2

Have been investigating some of the gateway apps and offline systems that are being developed. I was wondering what is the most secure way for a business to conduct itself. Let's use a bar as an example.

I would assume a strategy like this would be a start.

  1. Owner creates a cold storage wallet with some read only addresses. I am thinking as this being the safe. (maybe even print some out so employees can easily cash out)
  2. The bar then has an online accessible wallet.
  3. He outfits his mobile devices running one of the online gateways or maybe even the electrum wallets.
  4. Patron is ready to pay, the employee rings up the bill and says $xx.xx
  5. The employee and the patron do their transactions.

Here is the question...

How often should the employee dump the coin into the cold storage safe? I would think they would need some in case they needed to reimburse a customer.

What do you guys think is the optimal way for a business of anytime, customers or not should handle their coin?

0

Electrum is the best way I can think of.

The shop owner have an offline wallet, then set ups seedless wallets in shops' computers. He can have a private key imported from another wallet to be able to have coins for reimbursements. As the seedless wallet is a watch-only wallet that can generate new public addresses, employees can have a new address for each purchase.

1

Why would you need to reimburse a customer? They should give you exact change and there's really no reason for them not to. I would recommend creating a daily cold storage wallet to receive bitcoins and then using some kind of online wallet service with a watch-only address so your employees can see the new deposits but they can't actually withdraw any of the coins.

  • 1
    Thanks for the reply. In the case of a bar, what if the entered manual amount in the terminal is wrong. What if there is a dispute? Or in a store, the person decides to return an item...these are all reimbursable activities. Also what is your thinking in regards to daily cold storage wallets? – Gianni D'Alerta Dec 1 '13 at 19:55
0

You can actually do this without having to trust staff with your coins. Since it's uncommon for people to overpay, you could have something like this:

  1. A Hierarchical Deterministic (equivalent to electrum) wallet where the server/POS terminal can derive a new public key, but does not have access to private keys. It gives the customer an unique address to pay to.
  2. A server with a knowledge of your orders + their addresses can monitor (without private keys if you like) this address for payment, and notify you on receipt of funds.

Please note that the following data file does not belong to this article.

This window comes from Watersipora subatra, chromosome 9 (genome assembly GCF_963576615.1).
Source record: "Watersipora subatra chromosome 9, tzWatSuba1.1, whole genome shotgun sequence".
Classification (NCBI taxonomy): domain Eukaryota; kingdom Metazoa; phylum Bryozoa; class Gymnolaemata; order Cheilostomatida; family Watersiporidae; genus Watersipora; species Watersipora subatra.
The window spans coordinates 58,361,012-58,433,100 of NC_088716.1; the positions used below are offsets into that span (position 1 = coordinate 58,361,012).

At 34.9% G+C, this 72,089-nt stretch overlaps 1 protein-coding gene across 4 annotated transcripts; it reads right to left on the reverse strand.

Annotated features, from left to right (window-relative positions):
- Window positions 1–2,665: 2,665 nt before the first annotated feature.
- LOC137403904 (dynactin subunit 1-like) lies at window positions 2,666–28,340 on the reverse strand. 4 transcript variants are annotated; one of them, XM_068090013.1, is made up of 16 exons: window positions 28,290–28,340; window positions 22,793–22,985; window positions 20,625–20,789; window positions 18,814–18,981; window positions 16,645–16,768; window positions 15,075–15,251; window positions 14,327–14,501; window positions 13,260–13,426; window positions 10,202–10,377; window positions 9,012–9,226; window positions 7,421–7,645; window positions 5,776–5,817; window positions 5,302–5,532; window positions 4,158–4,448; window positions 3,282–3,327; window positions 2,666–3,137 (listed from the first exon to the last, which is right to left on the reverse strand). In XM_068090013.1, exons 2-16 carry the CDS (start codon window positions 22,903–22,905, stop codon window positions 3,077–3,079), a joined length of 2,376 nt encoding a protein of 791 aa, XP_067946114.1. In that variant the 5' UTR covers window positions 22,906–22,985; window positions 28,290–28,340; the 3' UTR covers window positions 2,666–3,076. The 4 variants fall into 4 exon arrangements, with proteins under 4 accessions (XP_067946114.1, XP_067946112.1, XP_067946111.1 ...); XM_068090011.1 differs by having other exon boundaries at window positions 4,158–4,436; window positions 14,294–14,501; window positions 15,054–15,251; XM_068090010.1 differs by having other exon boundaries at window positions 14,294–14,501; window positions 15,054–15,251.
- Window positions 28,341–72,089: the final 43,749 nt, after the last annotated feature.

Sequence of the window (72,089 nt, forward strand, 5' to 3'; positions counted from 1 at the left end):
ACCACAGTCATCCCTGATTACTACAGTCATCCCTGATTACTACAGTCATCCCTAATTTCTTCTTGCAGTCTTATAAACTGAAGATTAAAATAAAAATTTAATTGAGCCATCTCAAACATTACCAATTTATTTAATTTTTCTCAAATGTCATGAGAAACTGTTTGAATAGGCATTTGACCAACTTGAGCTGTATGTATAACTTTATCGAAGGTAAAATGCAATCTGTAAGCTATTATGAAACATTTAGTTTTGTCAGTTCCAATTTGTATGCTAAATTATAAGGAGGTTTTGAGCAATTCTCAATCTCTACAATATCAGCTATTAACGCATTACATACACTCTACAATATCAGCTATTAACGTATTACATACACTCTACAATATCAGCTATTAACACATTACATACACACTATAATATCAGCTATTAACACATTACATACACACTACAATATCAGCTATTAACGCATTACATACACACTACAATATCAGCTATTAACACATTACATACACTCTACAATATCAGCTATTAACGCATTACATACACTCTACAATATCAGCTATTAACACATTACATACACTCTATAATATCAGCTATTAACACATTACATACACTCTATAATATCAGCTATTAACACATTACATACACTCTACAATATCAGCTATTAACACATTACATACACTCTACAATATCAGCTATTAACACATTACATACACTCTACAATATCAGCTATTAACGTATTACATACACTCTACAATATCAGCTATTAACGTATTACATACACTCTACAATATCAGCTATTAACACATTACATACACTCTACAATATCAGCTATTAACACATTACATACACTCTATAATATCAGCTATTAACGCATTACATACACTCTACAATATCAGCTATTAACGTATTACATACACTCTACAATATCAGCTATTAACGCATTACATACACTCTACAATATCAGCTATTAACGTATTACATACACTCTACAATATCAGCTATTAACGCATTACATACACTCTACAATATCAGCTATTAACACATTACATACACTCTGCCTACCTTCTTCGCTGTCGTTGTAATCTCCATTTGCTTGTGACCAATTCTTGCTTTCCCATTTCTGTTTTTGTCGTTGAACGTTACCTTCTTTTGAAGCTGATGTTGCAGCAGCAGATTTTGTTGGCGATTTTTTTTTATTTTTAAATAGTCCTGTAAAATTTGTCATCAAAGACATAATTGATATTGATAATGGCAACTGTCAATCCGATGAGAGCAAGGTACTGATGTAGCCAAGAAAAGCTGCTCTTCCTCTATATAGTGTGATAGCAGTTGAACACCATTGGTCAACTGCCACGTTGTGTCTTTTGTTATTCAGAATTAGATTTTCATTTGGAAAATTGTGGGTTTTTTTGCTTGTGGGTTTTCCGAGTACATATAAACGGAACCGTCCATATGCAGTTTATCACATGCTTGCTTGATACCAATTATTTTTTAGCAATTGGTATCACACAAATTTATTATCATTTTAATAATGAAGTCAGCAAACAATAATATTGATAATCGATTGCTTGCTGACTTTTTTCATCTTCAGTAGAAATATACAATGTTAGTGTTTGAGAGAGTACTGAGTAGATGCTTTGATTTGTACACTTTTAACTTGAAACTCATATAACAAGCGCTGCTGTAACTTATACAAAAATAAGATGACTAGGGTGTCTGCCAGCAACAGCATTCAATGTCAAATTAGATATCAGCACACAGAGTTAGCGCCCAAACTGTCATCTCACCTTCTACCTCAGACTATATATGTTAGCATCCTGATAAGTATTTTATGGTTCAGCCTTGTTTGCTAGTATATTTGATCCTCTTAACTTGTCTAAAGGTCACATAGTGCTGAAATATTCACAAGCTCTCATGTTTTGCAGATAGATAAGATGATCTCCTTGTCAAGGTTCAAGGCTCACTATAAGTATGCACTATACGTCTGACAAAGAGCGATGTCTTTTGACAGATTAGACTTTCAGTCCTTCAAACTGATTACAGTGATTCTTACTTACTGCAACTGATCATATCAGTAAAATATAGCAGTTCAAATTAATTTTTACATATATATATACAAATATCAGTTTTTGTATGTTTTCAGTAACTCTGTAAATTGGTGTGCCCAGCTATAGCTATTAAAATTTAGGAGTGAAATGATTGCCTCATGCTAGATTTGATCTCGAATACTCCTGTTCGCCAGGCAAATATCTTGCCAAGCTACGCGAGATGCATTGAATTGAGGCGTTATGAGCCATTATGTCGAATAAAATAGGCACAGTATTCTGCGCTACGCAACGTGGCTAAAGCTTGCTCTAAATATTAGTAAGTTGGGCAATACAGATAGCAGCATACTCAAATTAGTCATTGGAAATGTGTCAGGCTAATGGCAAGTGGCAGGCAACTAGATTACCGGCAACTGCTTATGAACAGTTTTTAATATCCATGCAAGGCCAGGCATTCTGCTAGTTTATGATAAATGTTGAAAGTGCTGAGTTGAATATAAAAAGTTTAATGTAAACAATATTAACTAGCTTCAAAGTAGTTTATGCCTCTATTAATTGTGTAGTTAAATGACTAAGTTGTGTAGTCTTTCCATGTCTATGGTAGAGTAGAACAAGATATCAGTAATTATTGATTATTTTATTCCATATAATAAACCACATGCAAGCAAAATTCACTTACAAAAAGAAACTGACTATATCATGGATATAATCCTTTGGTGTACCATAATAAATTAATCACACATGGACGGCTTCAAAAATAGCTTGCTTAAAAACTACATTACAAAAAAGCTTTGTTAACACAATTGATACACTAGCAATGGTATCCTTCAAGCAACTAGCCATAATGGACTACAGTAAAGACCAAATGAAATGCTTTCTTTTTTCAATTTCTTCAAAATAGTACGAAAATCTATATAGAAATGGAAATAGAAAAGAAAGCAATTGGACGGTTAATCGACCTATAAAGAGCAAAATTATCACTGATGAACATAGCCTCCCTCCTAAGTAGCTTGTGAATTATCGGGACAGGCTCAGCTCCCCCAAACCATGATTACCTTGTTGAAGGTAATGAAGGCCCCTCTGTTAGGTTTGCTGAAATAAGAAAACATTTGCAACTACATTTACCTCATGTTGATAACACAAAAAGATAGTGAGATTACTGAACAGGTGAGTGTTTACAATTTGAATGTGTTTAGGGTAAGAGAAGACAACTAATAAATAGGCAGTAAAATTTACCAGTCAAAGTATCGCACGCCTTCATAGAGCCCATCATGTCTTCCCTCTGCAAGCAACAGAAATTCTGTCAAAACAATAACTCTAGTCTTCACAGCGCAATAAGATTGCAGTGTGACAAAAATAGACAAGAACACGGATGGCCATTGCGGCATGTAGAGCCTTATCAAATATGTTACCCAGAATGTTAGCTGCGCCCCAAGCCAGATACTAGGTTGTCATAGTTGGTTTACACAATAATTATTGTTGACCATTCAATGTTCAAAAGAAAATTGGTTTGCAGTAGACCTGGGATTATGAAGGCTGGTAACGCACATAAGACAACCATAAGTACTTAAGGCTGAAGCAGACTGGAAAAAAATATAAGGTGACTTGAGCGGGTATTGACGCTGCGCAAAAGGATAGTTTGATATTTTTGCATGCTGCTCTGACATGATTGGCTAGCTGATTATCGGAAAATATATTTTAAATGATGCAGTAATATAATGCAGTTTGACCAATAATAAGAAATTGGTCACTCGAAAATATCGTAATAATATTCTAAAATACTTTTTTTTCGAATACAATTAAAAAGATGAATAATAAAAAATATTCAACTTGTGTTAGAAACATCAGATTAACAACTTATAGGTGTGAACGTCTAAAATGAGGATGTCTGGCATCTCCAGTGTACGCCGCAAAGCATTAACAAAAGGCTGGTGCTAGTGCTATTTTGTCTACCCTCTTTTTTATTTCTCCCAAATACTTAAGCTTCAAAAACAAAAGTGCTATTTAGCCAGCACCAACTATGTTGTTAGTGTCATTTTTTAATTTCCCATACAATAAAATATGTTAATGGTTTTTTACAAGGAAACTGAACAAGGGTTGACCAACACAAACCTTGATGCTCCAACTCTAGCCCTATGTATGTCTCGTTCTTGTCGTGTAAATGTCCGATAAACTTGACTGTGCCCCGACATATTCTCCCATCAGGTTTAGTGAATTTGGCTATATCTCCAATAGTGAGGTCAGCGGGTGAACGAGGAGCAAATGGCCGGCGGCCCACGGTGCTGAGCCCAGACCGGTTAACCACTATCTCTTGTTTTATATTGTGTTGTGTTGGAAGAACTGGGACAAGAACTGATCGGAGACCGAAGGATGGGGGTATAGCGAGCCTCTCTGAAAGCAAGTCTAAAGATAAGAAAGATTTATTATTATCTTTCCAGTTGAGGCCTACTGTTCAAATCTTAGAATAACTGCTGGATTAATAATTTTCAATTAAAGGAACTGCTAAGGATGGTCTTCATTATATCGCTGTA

Two-way Bitcoin ATM's work in a similar fashion - you can be sure you're not sending BTC to a private key held on the device, but some other wallet entirely.

If you need to issue immediate refunds, be aware that the PaymentProtocol, heavily used in all wallets for fulfilling payments to others, lets buyers specify a return address. You could use this, instead of a purely offline wallet, you could make use of HD wallets with multisignature addresses.

  1. Each member of staff could have a HD wallet they have the private keys for. You give each member of staff your personal extended public key, and your stores extended public key. For each order a new 2-of-3 multisig address is created.
  2. Every member of staff can now generate a receive-only address for the customer to pay on. You can be notified of payments in a similar fashion to before.
  3. If they do need to issue a refund, the member of staff can add a signature from their private key, but the constraint is 2 signatures, so he needs you to add your approval.

Also since you have two keys in there, it means you can personally refund transactions to buyers if the member of staff wasn't present.

The benefits of the second case are that: refunds are fully taken care of, and your staff aren't exposed to moving balances to an offline wallet.

  • Is the Payment Protocol really "heavily used"? My understanding is that it remains rather experimental and obscure. – Nate Eldredge Mar 26 '15 at 18:37
  • I think so - Bitcoin Core, Electrum, the Android wallet and almost certainly others support these requests. It is deployed by Coinbase/Bitpay, but for some sites you might still get a bitcoin address and amount, or the older payment URI. – karimkorun Mar 26 '15 at 18:54

Your Answer

By clicking “Post Your Answer”, you agree to our terms of service, privacy policy and cookie policy

Not the answer you're looking for? Browse other questions tagged or ask your own question.